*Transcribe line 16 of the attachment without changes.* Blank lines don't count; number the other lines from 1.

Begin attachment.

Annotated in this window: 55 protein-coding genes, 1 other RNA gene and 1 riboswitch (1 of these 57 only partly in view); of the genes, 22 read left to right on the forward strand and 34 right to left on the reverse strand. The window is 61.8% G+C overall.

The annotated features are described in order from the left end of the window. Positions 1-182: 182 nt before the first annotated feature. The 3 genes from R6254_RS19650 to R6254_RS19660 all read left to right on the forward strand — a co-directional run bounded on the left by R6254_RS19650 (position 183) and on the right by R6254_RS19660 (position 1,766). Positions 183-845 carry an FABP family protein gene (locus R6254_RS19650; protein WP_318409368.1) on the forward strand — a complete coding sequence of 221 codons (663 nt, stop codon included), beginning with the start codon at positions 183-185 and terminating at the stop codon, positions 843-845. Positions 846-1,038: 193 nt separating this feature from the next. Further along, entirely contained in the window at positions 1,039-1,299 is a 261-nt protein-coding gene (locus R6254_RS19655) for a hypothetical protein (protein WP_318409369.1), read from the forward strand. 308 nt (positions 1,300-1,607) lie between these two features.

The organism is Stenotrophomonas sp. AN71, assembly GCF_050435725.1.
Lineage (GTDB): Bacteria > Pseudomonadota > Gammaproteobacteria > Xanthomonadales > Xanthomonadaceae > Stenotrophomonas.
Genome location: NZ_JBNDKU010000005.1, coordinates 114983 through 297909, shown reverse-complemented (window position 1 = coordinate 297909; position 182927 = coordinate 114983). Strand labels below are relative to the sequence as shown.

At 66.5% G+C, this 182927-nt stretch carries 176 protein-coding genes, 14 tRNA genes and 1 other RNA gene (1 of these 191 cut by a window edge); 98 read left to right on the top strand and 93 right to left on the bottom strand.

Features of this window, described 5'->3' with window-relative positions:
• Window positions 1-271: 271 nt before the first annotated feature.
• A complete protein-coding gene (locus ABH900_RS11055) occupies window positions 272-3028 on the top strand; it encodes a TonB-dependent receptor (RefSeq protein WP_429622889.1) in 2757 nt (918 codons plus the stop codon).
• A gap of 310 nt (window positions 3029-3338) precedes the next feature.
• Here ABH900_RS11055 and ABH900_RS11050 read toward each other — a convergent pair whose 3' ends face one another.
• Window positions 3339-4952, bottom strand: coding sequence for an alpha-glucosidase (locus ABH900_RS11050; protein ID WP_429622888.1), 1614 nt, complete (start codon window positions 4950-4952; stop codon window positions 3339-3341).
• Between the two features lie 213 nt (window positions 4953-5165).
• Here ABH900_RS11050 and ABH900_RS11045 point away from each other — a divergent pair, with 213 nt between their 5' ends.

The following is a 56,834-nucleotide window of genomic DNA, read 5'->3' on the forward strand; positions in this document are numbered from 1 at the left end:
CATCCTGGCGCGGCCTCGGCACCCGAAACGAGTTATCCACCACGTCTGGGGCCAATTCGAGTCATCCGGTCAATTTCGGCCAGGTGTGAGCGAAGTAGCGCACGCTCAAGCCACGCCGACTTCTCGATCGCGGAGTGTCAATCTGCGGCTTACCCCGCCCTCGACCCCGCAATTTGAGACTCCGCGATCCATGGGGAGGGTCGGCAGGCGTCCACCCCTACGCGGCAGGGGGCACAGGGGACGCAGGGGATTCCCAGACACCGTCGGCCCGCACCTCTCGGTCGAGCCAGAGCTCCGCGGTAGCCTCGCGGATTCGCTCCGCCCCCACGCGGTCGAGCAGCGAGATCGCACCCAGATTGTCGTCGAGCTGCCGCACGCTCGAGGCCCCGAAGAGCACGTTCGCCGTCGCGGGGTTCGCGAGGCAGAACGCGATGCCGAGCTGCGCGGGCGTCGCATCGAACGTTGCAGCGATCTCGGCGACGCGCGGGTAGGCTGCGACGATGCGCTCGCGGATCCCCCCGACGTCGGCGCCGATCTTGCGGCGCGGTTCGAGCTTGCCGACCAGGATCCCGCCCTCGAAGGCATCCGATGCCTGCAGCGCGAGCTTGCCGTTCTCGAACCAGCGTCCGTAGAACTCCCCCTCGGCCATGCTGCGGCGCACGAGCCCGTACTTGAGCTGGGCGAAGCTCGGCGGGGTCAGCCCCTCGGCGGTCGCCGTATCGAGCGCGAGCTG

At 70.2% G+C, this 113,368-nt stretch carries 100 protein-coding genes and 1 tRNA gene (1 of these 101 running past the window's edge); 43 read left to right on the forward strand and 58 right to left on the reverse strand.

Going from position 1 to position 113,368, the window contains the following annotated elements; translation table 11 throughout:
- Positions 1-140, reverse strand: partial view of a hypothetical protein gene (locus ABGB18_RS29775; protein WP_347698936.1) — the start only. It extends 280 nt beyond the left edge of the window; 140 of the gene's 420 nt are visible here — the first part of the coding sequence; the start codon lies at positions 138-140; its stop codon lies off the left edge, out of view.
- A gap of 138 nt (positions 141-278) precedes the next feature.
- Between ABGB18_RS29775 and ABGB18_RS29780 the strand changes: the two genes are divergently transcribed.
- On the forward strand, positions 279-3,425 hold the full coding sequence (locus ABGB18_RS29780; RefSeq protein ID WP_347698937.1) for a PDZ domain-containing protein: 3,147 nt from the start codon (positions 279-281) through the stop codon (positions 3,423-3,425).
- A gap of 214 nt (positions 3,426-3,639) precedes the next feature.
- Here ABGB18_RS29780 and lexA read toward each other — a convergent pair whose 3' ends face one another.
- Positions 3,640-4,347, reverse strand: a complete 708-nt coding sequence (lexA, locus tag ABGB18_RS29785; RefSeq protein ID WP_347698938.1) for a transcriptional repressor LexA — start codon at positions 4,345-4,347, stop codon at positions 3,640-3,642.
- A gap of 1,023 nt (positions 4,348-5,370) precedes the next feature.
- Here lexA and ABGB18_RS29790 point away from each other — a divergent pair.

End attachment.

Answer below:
CATCCTGGCGCGGCCTCGGCACCCGAAACGAGTTATCCACCACGTCTGGGGCCAATTCGAGTCATCCGGTCAATTTCGGCCAGGTGTGAGCGAAGTAGCGCACGCTCAAGCCACGCCGACTTCTCGATCGCGGAGTGTCAATCTGCGGCTTACCCCGCCCTCGACCCCGCAATTTGAGACTCCGCGATCCATGGGGAGGGTCGGCAGGCGTCCACCCCTACGCGGCAGGGGGCACAGGGGACGCAGGGGATTCCCAGACACCGTCGGCCCGCACCTCTCGGTCGAGCCAGAGCTCCGCGGTAGCCTCGCGGATTCGCTCCGCCCCCACGCGGTCGAGCAGCGAGATCGCACCCAGATTGTCGTCGAGCTGCCGCACGCTCGAGGCCCCGAAGAGCACGTTCGCCGTCGCGGGGTTCGCGAGGCAGAACGCGATGCCGAGCTGCGCGGGCGTCGCATCGAACGTTGCAGCGATCTCGGCGACGCGCGGGTAGGCTGCGACGATGCGCTCGCGGATCCCCCCGACGTCGGCGCCGATCTTGCGGCGCGGTTCGAGCTTGCCGACCAGGATCCCGCCCTCGAAGGCATCCGATGCCTGCAGCGCGAGCTTGCCGTTCTCGAACCAGCGTCCGTAGAACTCCCCCTCGGCCATGCTGCGGCGCACGAGCCCGTACTTGAGCTGGGCGAAGCTCGGCGGGGTCAGCCCCTCGGCGGTCGCCGTATCGAGCGCGAGCTG